• Selling tickets for professional arts productions, conferences, concerts, or other events that are not primarily educational / research in nature or that are co-sponsored by third parties
  • Offering non-student hospitality, facility rental, housing, and parking services
  • Certain fundraising activities
  • The licensing and commercialization of research
  • Promoting third-party organizations, via logos or links to third party websites, or through direct promotion of third party goods or services

Messages that relate to these activities are likely to be considered commercial and, therefore, CASL is likely to apply.

Click here for additional examples of CASL's applicability to common UWinnipeg activities.

c) What makes an electronic message commercial?

An electronic message may be commercial if any of its content – including any hyperlinks or logos – has, in any way, a commercial character.

Consider if any of the content encourages the recipient to:

  • Purchase goods from UWinnipeg or other suppliers
  • Patronize specific retailers, service providers, or other organizations or sponsors
  • Visit third-party websites that may advertise goods or services
  • Attend sponsored events
  • View newsletters, blogs, or social media pages that may contain advertisements or otherwise promote commercial activities  

It's important to review the entire CEM and watch for "mixed-purpose" messages. This is where the primary purpose of the message is not commercial but some commercial content is also included, such as an advertisement or link for a commercial product or service in an otherwise non-commercial message. This is now a "mixed-purpose" message and CASL may apply.

Note that an electronic message requesting consent to send additional CEMs is itself considered a CEM.

d) What is an electronic address?

Electronic addresses include but are not limited to:

  • Email accounts;
  • SMS (text) message accounts; and
  • Direct instant message accounts.
    • Blackberry Messenger (BBM)
    • Facebook Messenger
    • LinkedIn messages and InMail
    • Twitter direct messages

e) How does CASL affect the use of Facebook, Twitter and similar services?

Only direct messages (Facebook Messenger, Twitter direct messages, LinkedIn Messenger and InMail, etc.) are likely to fall within the scope of CASL. Furthermore, direct messages sent to Facebook friends, LinkedIn connections, Twitter subscribers and others who have consented to be friends, followers, contacts or otherwise to receive communications are likely to be exempt from CASL's consent requirements. For this reason public Facebook posts, broadcast tweets, etc. are low risk.

Of possible concern, however, is hybrid activity such as a public post or tweet that includes a tag to an individual's Facebook profile or Twitter handle. Although such messages are public, they also may send a message to an individual's social media address, which may trigger CASL's consent and content requirements. It is therefore prudent to limit the sending of hybrid messages until CASL's regulators provide guidance on this issue.


a) What kind of consent is required to send CEMs?

Before sending a CEM, UWinnipeg must have the consent of the recipient. There are two types of consent under CASL: express and implied. Express consent is the “gold standard” and should be obtained whenever possible.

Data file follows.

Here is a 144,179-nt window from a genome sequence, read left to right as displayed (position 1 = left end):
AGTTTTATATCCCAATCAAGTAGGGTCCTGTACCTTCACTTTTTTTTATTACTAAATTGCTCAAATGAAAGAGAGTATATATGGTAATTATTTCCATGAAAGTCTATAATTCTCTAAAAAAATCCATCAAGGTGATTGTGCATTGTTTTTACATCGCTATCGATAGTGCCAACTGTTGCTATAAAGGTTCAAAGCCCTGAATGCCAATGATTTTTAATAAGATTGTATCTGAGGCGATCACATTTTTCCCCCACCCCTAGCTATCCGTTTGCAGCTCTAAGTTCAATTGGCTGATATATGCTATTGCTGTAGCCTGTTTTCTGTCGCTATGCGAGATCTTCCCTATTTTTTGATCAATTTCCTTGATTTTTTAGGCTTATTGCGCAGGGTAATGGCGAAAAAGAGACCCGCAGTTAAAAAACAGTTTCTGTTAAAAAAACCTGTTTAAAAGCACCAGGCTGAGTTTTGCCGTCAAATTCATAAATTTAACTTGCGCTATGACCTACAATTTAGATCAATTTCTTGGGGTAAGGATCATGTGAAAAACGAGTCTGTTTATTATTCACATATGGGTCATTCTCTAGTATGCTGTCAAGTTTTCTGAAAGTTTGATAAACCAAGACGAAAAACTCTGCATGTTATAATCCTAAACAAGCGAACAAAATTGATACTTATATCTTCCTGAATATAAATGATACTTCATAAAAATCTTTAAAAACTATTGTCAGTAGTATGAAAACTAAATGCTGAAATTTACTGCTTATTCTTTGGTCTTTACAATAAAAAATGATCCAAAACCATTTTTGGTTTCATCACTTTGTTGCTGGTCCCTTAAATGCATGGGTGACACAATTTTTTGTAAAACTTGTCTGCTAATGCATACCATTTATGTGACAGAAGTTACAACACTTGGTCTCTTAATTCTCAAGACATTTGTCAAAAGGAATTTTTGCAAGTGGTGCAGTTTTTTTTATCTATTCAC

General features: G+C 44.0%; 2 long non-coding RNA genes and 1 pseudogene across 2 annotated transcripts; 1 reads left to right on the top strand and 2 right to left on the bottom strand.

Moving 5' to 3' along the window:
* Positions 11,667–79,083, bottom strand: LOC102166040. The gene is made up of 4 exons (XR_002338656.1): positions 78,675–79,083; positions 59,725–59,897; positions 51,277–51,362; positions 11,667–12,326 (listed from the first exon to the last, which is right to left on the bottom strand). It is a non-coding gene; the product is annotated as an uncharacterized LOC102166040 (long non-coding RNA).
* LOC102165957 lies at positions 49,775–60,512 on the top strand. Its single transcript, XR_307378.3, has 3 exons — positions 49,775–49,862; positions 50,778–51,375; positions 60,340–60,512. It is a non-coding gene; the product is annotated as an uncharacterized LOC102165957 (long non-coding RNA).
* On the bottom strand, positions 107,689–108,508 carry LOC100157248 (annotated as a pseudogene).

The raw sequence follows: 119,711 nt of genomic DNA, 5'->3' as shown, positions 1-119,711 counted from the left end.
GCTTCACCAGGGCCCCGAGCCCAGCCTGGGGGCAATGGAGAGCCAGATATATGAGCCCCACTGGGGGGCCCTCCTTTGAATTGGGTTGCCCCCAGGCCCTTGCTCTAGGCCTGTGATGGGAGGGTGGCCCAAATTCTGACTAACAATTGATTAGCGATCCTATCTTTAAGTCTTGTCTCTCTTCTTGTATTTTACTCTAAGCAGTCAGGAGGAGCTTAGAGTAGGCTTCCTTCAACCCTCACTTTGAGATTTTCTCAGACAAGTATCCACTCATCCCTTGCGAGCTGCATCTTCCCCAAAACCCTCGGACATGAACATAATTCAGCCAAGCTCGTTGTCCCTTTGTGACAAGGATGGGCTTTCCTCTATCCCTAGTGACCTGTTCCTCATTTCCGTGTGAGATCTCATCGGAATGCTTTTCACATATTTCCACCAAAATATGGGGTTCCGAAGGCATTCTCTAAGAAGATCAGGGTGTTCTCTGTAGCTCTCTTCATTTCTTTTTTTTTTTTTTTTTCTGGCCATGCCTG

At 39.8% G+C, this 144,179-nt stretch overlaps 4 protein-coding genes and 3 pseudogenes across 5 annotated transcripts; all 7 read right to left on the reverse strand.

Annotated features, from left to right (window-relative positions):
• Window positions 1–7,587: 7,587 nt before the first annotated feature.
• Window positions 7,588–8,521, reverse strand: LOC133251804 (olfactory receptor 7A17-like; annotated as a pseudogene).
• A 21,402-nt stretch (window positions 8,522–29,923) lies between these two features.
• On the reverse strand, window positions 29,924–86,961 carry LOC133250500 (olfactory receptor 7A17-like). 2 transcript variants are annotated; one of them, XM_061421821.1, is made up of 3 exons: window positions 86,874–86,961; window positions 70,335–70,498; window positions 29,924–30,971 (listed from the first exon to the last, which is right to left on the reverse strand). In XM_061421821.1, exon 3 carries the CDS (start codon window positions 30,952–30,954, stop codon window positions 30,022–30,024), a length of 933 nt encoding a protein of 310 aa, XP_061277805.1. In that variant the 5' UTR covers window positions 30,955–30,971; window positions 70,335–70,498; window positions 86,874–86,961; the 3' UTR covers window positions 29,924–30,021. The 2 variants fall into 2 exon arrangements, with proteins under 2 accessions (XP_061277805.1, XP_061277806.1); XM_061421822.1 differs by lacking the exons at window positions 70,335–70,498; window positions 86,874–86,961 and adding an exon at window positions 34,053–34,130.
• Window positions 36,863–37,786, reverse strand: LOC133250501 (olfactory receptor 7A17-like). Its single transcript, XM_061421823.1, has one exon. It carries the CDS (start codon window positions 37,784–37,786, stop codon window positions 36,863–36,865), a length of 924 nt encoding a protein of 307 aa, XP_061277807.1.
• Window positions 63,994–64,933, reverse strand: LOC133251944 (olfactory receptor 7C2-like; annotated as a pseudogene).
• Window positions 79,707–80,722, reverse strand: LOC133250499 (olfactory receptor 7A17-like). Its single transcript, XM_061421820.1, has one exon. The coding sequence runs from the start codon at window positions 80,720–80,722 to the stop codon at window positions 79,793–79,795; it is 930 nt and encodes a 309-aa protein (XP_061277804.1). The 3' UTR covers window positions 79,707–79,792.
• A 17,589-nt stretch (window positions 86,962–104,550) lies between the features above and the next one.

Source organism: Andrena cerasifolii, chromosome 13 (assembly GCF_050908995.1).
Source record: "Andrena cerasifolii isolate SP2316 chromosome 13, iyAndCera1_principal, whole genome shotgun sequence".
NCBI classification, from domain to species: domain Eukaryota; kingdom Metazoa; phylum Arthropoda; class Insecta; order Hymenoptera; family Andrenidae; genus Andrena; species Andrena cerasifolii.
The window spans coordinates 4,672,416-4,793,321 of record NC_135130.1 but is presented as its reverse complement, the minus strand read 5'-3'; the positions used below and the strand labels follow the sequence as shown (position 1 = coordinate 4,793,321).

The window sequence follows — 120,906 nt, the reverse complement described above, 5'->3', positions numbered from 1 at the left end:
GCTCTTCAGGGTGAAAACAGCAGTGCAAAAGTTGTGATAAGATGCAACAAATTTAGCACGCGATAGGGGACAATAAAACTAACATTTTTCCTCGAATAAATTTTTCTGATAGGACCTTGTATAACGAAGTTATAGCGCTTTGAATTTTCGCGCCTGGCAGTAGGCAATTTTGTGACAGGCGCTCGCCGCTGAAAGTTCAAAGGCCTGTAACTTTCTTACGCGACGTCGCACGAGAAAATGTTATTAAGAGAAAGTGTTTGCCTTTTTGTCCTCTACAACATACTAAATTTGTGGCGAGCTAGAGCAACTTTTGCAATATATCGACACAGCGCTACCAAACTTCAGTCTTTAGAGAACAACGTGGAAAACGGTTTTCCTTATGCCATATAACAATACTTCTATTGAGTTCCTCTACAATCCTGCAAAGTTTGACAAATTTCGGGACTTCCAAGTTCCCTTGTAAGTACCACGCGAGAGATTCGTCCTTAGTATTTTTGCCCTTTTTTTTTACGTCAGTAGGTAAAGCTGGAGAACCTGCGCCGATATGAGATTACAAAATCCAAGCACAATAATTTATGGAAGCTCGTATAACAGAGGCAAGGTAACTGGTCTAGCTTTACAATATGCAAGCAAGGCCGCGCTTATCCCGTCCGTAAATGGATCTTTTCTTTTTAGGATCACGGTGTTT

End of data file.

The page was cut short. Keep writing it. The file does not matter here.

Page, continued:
b) How does UWinnipeg obtain express consent?

Express consent to send CEMs, also known as “opt-in” consent, can be obtained in writing – including by electronic means – or orally.

An electronic message requesting consent to send additional CEMs is itself considered a CEM. Do not send a CEM requesting express consent unless you already have the implied consent of the individual.

The individual must provide explicit, unbundled permission to receive CEMs. To obtain express consent, UWinnipeg must inform individuals of:

  • The purpose, or purposes, for which consent is sought
  • The business name of the person seeking consent
  • The mailing address of the person or business, together with one of:
    • A telephone number; or
    • An email address or web address of the person seeking consent
    • A statement stipulating the recipient can withdraw their consent.

The individual must then perform one of the following actions:

  • Check a box on a web form (the box must not be pre-checked)
  • Click a link on an email or e-newsletter
  • Fill out a consent form
  • Send an email to a dedicated opt-in email account
  • Provide verbal consent during a telephone call using a standardized “script” to demonstrate, if challenged, the script for a call seeking express consent

Regardless of methodology UWinnipeg must be able to prove, if challenged, that it met the consent requirements.


If this is the first time that the individual has been asked to provide their personal information (name, contact information, email address, etc.) The Freedom of Information and Protection of Privacy Act (FIPPA) also requires that UWinnipeg provide the individual a notice of collection statement detailing:

  • the purpose for which the information is collected
  • the legal authority for the collection; and
  • the title, business address and telephone number of an officer or employee of the public body who can answer the individual's questions about the collection.

*Click here for more information and a sample notice of collection statement*

c) How does UWinnipeg obtain implied consent?

Implied consent arises from existing business or non-business relationships and should be relied on only if express consent cannot be readily obtained. Implied consents normally expire after 6-24 months. Express consents are valid indefinitely unless revoked.

Existing business relationships arise from: